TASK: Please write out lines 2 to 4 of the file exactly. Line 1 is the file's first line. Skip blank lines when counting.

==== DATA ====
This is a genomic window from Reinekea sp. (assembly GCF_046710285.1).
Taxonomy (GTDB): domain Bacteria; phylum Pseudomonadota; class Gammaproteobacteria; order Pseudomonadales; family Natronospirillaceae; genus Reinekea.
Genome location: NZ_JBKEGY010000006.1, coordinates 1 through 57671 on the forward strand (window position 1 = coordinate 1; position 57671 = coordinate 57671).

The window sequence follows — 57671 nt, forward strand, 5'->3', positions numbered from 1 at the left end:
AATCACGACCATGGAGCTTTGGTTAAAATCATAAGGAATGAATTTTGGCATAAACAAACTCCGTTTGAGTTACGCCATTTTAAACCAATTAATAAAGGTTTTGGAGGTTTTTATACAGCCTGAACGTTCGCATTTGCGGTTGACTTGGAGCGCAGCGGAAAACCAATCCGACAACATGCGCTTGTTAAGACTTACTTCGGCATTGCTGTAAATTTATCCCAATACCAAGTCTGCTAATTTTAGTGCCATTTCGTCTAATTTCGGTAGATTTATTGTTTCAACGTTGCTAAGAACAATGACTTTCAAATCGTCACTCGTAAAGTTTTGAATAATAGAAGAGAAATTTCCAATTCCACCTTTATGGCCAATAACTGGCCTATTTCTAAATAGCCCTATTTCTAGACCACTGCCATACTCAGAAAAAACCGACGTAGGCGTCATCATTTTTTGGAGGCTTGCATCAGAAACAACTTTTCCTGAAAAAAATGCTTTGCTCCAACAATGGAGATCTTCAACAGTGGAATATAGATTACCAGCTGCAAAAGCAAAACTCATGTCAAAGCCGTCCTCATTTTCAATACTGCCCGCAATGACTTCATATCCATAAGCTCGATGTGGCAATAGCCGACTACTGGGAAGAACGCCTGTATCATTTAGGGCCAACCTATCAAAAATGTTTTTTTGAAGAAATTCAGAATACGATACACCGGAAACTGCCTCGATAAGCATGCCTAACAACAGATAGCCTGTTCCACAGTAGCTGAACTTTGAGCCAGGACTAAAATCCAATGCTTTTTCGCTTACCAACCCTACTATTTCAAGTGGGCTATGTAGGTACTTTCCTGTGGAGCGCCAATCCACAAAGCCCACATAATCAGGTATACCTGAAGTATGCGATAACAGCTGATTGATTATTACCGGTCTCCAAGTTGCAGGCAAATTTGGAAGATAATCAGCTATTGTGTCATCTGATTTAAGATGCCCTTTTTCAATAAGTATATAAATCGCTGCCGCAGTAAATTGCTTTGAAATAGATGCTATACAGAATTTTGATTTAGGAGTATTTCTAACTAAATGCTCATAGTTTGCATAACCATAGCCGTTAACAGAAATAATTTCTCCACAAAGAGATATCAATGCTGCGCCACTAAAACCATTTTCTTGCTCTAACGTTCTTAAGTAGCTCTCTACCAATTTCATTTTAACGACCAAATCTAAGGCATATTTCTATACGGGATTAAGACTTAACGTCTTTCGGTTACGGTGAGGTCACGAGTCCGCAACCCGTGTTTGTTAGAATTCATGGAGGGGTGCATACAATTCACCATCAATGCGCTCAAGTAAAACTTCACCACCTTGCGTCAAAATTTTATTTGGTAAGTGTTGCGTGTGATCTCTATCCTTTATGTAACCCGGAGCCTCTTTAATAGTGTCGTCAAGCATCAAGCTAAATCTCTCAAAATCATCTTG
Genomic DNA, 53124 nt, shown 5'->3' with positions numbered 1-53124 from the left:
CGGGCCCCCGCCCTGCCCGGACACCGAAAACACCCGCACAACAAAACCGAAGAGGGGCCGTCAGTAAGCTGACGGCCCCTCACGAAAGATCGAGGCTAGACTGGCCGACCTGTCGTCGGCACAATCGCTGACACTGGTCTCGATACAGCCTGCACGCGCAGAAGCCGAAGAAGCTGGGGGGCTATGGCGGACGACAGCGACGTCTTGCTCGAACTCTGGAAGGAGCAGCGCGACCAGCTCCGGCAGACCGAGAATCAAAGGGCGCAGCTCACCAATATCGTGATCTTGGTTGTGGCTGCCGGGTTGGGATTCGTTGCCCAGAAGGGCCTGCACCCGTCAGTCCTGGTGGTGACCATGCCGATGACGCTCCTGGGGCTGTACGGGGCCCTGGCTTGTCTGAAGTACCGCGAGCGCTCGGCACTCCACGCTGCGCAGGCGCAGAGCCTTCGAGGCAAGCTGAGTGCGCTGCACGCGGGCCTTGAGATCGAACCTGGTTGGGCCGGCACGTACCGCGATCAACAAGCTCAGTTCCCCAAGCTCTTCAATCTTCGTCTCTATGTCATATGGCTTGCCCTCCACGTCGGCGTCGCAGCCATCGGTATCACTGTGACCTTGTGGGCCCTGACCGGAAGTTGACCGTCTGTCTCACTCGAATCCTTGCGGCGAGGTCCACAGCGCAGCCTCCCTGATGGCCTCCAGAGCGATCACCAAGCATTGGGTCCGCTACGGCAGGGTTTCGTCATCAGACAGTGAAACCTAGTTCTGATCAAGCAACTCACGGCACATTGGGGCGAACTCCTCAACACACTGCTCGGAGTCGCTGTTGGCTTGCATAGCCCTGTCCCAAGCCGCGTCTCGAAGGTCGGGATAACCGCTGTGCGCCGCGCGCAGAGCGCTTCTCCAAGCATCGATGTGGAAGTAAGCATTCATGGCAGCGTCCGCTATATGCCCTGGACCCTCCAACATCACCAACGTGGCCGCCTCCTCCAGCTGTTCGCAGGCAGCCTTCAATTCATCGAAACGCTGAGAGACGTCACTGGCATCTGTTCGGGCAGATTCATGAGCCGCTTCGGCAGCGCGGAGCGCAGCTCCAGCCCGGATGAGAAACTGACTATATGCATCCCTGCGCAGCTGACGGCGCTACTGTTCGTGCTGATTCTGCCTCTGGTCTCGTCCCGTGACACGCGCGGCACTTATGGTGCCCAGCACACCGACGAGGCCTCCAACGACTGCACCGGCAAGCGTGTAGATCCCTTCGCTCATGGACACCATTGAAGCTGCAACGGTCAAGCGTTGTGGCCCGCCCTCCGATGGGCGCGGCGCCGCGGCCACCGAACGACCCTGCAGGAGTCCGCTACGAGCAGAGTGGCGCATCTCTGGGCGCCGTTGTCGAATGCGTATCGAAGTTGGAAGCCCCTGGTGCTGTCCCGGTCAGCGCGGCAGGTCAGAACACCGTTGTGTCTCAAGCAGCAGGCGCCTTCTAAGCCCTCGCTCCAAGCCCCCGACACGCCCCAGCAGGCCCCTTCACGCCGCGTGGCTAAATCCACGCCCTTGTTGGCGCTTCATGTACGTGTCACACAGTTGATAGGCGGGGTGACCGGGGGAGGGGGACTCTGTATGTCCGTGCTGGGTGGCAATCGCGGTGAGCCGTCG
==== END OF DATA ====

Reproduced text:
Taxonomy (GTDB): domain Bacteria; phylum Pseudomonadota; class Gammaproteobacteria; order Pseudomonadales; family Natronospirillaceae; genus Reinekea.
Genome location: NZ_JBKEGY010000006.1, coordinates 1 through 57671 on the forward strand (window position 1 = coordinate 1; position 57671 = coordinate 57671).

The window sequence follows — 57671 nt, forward strand, 5'->3', positions numbered from 1 at the left end: